College Fire Safety

Campus fire safety is a serious concern. According to data since 2000, over 169 fatalities have occurred in dormitories and residential housing fires. Tragic fires at Ohio University, Ohio State, Seton Hall, Chapel Hill, Bloomsburg, and other universities and colleges have brought a new awareness to the importance of fire safety in student housing. Further, the U.S. Department of Education estimates that two-thirds of students enrolled in four-year institutions live off-campus. Unfortunately, Ohio lead the nation with the largest loss of students at 14. Data on fatalities is broken down as follows:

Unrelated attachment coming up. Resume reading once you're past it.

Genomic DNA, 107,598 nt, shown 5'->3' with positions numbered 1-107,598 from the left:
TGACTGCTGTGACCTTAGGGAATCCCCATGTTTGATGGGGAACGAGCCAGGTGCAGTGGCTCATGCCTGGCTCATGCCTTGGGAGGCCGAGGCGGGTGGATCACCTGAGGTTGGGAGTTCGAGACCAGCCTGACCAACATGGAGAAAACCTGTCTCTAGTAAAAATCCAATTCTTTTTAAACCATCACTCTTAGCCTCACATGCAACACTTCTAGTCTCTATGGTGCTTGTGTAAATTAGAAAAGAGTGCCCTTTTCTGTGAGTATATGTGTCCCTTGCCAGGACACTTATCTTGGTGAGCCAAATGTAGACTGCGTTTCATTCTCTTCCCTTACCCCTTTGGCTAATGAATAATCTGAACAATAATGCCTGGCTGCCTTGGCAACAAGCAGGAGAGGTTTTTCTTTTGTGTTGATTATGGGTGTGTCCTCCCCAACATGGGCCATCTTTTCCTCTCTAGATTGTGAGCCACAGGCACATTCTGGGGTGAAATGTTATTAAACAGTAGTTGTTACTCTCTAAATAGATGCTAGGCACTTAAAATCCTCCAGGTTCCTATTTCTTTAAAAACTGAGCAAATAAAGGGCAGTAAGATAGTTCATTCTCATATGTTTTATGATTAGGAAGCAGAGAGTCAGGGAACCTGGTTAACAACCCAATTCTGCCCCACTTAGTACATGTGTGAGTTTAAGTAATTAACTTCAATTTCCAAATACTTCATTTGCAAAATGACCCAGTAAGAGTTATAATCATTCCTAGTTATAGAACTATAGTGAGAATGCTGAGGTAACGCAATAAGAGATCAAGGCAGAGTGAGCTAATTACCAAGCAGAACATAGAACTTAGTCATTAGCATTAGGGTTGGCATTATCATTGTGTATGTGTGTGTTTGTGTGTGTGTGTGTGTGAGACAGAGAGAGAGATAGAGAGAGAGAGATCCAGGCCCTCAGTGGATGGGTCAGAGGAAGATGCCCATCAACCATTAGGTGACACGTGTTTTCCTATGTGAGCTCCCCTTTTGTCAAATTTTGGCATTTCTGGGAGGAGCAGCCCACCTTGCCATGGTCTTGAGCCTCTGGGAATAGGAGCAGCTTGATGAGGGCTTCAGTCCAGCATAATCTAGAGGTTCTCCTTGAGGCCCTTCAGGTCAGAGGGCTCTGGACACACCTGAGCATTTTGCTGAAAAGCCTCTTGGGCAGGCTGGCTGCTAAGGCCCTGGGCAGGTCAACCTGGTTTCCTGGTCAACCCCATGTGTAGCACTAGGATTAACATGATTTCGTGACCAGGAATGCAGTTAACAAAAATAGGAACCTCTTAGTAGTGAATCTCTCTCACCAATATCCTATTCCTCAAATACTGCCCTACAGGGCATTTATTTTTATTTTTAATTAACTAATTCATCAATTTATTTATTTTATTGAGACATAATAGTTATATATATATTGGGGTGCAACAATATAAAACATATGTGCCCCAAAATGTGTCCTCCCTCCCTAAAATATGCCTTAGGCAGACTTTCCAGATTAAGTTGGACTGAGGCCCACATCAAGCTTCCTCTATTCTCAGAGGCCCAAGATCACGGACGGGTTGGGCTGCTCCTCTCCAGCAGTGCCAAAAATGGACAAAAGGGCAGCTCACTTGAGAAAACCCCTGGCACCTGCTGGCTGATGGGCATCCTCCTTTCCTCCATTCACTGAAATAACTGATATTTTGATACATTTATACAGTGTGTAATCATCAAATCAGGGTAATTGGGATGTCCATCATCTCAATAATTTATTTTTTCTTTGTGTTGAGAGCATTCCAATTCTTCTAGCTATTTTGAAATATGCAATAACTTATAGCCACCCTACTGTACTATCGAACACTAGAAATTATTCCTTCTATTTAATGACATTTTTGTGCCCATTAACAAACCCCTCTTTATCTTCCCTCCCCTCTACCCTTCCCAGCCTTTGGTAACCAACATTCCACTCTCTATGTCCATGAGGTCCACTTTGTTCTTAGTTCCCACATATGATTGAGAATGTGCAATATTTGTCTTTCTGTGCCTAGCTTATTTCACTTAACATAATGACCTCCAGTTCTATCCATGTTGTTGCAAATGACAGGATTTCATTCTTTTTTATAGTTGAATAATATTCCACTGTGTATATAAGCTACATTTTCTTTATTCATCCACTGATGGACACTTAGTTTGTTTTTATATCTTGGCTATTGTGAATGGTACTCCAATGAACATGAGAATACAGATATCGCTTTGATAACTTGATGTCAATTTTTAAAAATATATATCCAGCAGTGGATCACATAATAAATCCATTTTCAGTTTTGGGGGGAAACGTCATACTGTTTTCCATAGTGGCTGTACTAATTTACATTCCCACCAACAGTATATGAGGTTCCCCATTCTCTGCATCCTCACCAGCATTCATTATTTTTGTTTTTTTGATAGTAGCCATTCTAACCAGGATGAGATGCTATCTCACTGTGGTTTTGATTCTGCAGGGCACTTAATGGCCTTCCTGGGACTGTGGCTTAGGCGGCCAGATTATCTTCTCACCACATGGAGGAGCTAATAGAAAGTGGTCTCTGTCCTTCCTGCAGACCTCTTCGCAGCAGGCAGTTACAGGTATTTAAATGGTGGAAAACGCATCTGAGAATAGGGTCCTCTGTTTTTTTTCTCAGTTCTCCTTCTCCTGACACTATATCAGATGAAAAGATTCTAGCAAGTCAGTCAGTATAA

On-campus 106%

The photo (right) shows a controlled dormitory room fire monitored by the National Institute of Standards and Technology.dorm NIST conducted a series of fire experiments in Fulbright Hall at the University of Arkansas campus as part of a U.S. Fire Administration initiative to improve fire safety in college housing.

The Oberlin Fire Department and the United States Fire Administration (USFA) offers these tips to help reduce and prevent the loss of life and property in dormitory and off-campus housing fires.

The Facts

In cases where fire fatalities occurred on college campuses, alcohol was a factor. There is a strong link between alcohol and fire deaths. In more than 50% of adult fire fatalities, victims were under the influence at the time of the fire. Alcohol abuse often impairs judgment and hampers evacuation efforts. Cooking is the leading cause of fire injuries on college campuses, closely followed by careless smoking and arson.